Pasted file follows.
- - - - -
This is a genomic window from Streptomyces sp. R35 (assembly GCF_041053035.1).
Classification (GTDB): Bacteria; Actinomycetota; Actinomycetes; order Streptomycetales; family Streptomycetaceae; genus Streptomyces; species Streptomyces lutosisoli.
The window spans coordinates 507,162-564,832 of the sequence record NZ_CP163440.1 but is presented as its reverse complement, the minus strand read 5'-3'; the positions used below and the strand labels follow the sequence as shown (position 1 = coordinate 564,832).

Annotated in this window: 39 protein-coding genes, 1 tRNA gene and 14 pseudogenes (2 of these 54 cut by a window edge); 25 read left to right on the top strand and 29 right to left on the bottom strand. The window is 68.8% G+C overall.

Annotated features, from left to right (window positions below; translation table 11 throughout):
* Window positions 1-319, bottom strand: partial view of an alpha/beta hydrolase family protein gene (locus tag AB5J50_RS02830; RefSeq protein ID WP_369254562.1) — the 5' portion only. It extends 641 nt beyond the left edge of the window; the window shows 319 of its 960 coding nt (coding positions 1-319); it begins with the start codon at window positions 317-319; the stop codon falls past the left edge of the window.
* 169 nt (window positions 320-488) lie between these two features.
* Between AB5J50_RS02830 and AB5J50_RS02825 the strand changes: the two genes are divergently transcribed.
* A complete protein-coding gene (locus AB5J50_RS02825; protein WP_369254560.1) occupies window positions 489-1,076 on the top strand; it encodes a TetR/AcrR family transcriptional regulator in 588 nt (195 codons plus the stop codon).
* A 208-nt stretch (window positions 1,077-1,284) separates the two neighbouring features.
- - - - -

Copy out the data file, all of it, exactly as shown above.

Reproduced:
This is a genomic window from Streptomyces sp. R35 (assembly GCF_041053035.1).
Classification (GTDB): Bacteria; Actinomycetota; Actinomycetes; order Streptomycetales; family Streptomycetaceae; genus Streptomyces; species Streptomyces lutosisoli.
The window spans coordinates 507,162-564,832 of the sequence record NZ_CP163440.1 but is presented as its reverse complement, the minus strand read 5'-3'; the positions used below and the strand labels follow the sequence as shown (position 1 = coordinate 564,832).

Annotated in this window: 39 protein-coding genes, 1 tRNA gene and 14 pseudogenes (2 of these 54 cut by a window edge); 25 read left to right on the top strand and 29 right to left on the bottom strand. The window is 68.8% G+C overall.

Annotated features, from left to right (window positions below; translation table 11 throughout):
* Window positions 1-319, bottom strand: partial view of an alpha/beta hydrolase family protein gene (locus tag AB5J50_RS02830; RefSeq protein ID WP_369254562.1) — the 5' portion only. It extends 641 nt beyond the left edge of the window; the window shows 319 of its 960 coding nt (coding positions 1-319); it begins with the start codon at window positions 317-319; the stop codon falls past the left edge of the window.
* 169 nt (window positions 320-488) lie between these two features.
* Between AB5J50_RS02830 and AB5J50_RS02825 the strand changes: the two genes are divergently transcribed.
* A complete protein-coding gene (locus AB5J50_RS02825; protein WP_369254560.1) occupies window positions 489-1,076 on the top strand; it encodes a TetR/AcrR family transcriptional regulator in 588 nt (195 codons plus the stop codon).
* A 208-nt stretch (window positions 1,077-1,284) separates the two neighbouring features.